Due to lack of funds, CIHR has been rejecting 80 to 90 per cent of funding applications, including those deemed outstanding by peer review. CIHR was intended to have a budget equal to one per cent of public health spending, but this has not kept up with health expenditures or inflation.
The 2017 Naylor report, from the expert panel on Canada’s Fundamental Science Review notes:
“Canada ranks well globally in higher education expenditures on research and development as a percentage of GDP, but is an outlier in that funding from federal government sources accounts for less than 25 per cent of that total, while institutions now underwrite 50 per cent of these costs with adverse effects on both research and education.”
The report recommended an increase in CIHR funding of, “$485 million, phased in over four years, directed to funding investigator-led research.” However, while some of the report’s recommendations were taken up in the 2018 Federal budget, many outstanding grants will continue to be unfunded.
The future is a federally-funded network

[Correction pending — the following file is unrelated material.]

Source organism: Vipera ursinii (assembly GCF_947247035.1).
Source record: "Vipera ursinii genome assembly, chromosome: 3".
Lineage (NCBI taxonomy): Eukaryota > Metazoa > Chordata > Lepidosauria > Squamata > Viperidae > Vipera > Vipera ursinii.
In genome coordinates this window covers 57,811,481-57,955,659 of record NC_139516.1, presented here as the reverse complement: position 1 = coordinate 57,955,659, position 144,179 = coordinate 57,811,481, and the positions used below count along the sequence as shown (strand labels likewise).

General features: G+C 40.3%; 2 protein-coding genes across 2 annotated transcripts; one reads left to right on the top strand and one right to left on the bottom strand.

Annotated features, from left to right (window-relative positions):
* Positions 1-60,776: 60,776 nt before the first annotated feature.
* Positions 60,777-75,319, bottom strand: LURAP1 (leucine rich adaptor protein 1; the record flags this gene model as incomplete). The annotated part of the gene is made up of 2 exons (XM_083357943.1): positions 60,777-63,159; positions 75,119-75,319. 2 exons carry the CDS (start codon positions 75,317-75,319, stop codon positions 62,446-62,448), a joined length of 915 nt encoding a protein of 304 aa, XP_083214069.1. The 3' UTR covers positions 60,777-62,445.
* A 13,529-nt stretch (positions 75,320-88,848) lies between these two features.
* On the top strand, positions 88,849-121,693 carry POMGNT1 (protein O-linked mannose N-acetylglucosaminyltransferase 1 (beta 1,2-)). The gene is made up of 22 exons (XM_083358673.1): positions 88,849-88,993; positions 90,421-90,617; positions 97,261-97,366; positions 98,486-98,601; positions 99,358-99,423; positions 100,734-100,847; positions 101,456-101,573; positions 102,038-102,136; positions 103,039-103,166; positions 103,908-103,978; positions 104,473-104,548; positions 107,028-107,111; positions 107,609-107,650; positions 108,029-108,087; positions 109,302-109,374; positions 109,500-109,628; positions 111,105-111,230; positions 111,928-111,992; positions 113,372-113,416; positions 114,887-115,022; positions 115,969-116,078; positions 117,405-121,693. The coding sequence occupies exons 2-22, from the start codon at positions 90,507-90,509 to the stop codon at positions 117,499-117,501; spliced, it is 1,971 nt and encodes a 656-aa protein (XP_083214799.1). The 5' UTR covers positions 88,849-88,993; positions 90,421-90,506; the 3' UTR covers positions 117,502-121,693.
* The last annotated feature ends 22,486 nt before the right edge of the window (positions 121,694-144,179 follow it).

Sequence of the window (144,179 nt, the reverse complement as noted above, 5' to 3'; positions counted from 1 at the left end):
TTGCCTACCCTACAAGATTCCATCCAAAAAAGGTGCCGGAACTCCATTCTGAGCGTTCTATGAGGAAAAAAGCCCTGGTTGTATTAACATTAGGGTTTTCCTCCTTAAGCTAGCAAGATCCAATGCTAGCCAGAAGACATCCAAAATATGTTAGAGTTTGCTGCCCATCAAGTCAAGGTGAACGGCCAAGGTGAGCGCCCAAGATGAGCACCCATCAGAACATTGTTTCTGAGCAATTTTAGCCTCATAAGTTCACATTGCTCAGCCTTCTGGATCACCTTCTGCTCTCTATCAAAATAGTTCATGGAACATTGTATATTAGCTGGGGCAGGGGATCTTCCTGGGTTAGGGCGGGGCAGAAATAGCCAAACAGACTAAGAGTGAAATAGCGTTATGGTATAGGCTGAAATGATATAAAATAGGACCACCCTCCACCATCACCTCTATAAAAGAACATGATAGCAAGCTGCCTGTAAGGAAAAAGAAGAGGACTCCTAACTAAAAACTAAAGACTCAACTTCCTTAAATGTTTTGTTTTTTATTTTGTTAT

Alternate funding plans (AFPs) need to be considered, which reward activities in education, research and clinical care equally.
AHSCs also need more research funding — to enable the next wave of researchers to save lives. To achieve this they need an improved budget structure.
We should also create a federally funded network of accredited AHSCs. Although health care is primarily provincially funded, the federal government’s funding via the Canada Health Transfer accounts for approximately a quarter of the health-care budget.
Federal funding is both discretionary and growing (at a rate of around six per cent per year). This funding could be used selectively to develop, advance and unify a national network of AHSCs, in which academic departments of medicine could thrive.
With such investment we would certainly see benefits beyond improved health care.